Searching…Again

My creativity seems to go through cycles, not only periods of inspiration and darker periods, but also times when I am more inspired in one way than another.  Sometimes I just go with the flow, writing when the words are there, sewing when the spirit moves me, whatever.  As long as something was created that day, I was usually all right.  Other times of course, I am not as relaxed.  I want to create using a specific medium and I want to do it now.  By now of course, I actually mean right now.

April’s session of Camp brought me about 75-85% of the way through the novel I was working on and I decided I wanted to get the other 15-25% done in May, giving me June to prepare for the July session of Camp.  Easy enough, right?  I know, famous last words.

Of course, the words have been stalled.  I’m not sure if it’s a story issue, or simply that I have been pressing too hard for too long.  The outline for the story is still there, but my inspiration seemed to disappear.

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Even without my inspiration, I have been sitting daily, getting at least a few words in.  Realistically, 1000+ words a day isn’t even that bad.  It’s more of the feel of the writing that has changed.  Yes, I am still writing daily, but I don’t seem to be connecting as well as I feel I should be.  It’s a petty problem, but it still stalls me out.

I’ve mentioned before one of the ways I push my inspiration higher is through travel.  Overtime we go on a trip, preferably for at least 3 days, I come home feeling relaxed, renewed, and ready to write.  I think it comes from reconnecting with the world.  I am seeing new things, watching people and seeing how they live their lives.  It shapes my writing by keeping me in reality.  Yes, I am writing fiction, but it needs to feel as though it could be fact.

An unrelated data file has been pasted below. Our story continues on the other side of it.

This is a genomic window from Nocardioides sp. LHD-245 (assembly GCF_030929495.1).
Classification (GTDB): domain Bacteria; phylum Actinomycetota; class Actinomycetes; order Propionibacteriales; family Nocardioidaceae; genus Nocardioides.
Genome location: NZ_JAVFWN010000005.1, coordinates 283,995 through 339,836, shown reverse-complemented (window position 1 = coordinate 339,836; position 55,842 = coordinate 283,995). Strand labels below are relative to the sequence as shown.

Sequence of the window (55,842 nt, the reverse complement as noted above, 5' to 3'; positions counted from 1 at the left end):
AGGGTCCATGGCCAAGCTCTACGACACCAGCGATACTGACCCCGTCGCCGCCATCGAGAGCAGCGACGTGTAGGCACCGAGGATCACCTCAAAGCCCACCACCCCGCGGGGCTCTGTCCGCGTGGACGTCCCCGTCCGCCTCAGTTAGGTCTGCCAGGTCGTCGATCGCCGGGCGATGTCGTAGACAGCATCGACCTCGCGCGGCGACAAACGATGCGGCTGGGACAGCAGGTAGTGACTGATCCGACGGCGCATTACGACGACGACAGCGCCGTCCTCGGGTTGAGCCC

Unfortunately, this isn’t exactly the type of fix that is possible right now.  Instead, I decided to see what I could do to capture that feeling at home.  I started with a couple of realities.  First, I had to be able to walk to where ever I was going, and second, it had to fit into the time frame I had before Little One would be dropped off by the bus.

My town is small, mostly residential with a median age of about 60, though I think it is slowly getting younger.  We have houses, a small grocery shop, a butcher, a new coffee shop (I’ll get to that in another post!), and of course since we are in Europe, a large church.

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You may have noticed, when we travel, we go to churches.  A lot.  The churches out here are different from the ones I saw growing up.  These are not modern buildings with benches, pulpits, sound systems, and jacuzzis they claim are only for baptisms.  These old churches are works of art, works of art that usually hide even more works of art.  It’s beautiful.

I’ve never been inside this church, inspire of living in its shadow for two and a half years.  (And I do mean in its shadow, I can see it from my backyard.)  I took a visit today, but I still haven’t been inside.  Firstly, because I am still deeply uncomfortable visiting churches without dressing up.  I may have moved away from the religion I grew up with, but it seems disrespectful to enter a church wearing jeans and meditation beads.  Maybe a rosary would have helped, but oh well.

The real reason I visited the church today was the cemetery.  I am a little embarrassed to admit that I didn’t even know there was a cemetery at the foot of the church until a few days ago.  I had past the church at least a hundred times, but never really paid attention to what I was seeing, and then poof.  It was there.

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The cemetery was small, with tombstones dating from the early 1930s to  the late 1960s.  My Flemish isn’t great, but it seemed to be a combination of priests who had served in the church with a few parishioners.  Some of the stones were old and worn, making it hard to even read the words.  Others  were shiny and new, as though they had only been put in yesterday.  There were plots with planters, where flowers could be growing, and others covered in marble.  Some of the graves seemed as though they had been forgotten, and others had clearly been visited recently, with gifts of flowers, wreaths, and even a candle (not lit anymore).  There was so much to see in such a small place.